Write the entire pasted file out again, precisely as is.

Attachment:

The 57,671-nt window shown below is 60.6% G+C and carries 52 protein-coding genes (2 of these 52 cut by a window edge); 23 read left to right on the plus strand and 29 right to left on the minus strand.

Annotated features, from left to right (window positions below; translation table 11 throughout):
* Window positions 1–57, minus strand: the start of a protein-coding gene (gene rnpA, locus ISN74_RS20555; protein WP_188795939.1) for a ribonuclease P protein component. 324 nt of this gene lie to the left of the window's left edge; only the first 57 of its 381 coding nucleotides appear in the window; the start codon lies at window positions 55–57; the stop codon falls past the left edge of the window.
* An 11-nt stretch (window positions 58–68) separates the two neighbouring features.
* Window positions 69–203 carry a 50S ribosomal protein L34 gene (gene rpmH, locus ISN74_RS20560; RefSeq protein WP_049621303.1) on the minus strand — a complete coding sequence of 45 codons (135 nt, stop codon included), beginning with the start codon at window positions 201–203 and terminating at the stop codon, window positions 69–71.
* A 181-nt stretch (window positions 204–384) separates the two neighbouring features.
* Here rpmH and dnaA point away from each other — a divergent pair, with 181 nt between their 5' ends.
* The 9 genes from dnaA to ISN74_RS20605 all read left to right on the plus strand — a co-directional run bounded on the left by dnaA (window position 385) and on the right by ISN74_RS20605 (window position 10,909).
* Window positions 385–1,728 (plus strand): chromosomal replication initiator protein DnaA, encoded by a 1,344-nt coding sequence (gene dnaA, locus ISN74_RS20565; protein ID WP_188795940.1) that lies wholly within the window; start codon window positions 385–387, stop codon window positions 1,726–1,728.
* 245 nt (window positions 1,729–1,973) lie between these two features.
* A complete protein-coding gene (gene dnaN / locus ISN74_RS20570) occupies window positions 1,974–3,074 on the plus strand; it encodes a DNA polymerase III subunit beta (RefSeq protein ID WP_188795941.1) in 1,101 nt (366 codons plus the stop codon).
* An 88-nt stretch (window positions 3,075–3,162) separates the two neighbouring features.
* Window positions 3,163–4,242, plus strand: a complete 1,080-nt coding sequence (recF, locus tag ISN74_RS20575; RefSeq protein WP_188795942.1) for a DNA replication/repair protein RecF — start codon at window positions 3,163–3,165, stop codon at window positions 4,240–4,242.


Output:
The 57,671-nt window shown below is 60.6% G+C and carries 52 protein-coding genes (2 of these 52 cut by a window edge); 23 read left to right on the plus strand and 29 right to left on the minus strand.

Annotated features, from left to right (window positions below; translation table 11 throughout):
* Window positions 1–57, minus strand: the start of a protein-coding gene (gene rnpA, locus ISN74_RS20555; protein WP_188795939.1) for a ribonuclease P protein component. 324 nt of this gene lie to the left of the window's left edge; only the first 57 of its 381 coding nucleotides appear in the window; the start codon lies at window positions 55–57; the stop codon falls past the left edge of the window.
* An 11-nt stretch (window positions 58–68) separates the two neighbouring features.
* Window positions 69–203 carry a 50S ribosomal protein L34 gene (gene rpmH, locus ISN74_RS20560; RefSeq protein WP_049621303.1) on the minus strand — a complete coding sequence of 45 codons (135 nt, stop codon included), beginning with the start codon at window positions 201–203 and terminating at the stop codon, window positions 69–71.
* A 181-nt stretch (window positions 204–384) separates the two neighbouring features.
* Here rpmH and dnaA point away from each other — a divergent pair, with 181 nt between their 5' ends.
* The 9 genes from dnaA to ISN74_RS20605 all read left to right on the plus strand — a co-directional run bounded on the left by dnaA (window position 385) and on the right by ISN74_RS20605 (window position 10,909).
* Window positions 385–1,728 (plus strand): chromosomal replication initiator protein DnaA, encoded by a 1,344-nt coding sequence (gene dnaA, locus ISN74_RS20565; protein ID WP_188795940.1) that lies wholly within the window; start codon window positions 385–387, stop codon window positions 1,726–1,728.
* 245 nt (window positions 1,729–1,973) lie between these two features.
* A complete protein-coding gene (gene dnaN / locus ISN74_RS20570) occupies window positions 1,974–3,074 on the plus strand; it encodes a DNA polymerase III subunit beta (RefSeq protein ID WP_188795941.1) in 1,101 nt (366 codons plus the stop codon).
* An 88-nt stretch (window positions 3,075–3,162) separates the two neighbouring features.
* Window positions 3,163–4,242, plus strand: a complete 1,080-nt coding sequence (recF, locus tag ISN74_RS20575; RefSeq protein WP_188795942.1) for a DNA replication/repair protein RecF — start codon at window positions 3,163–3,165, stop codon at window positions 4,240–4,242.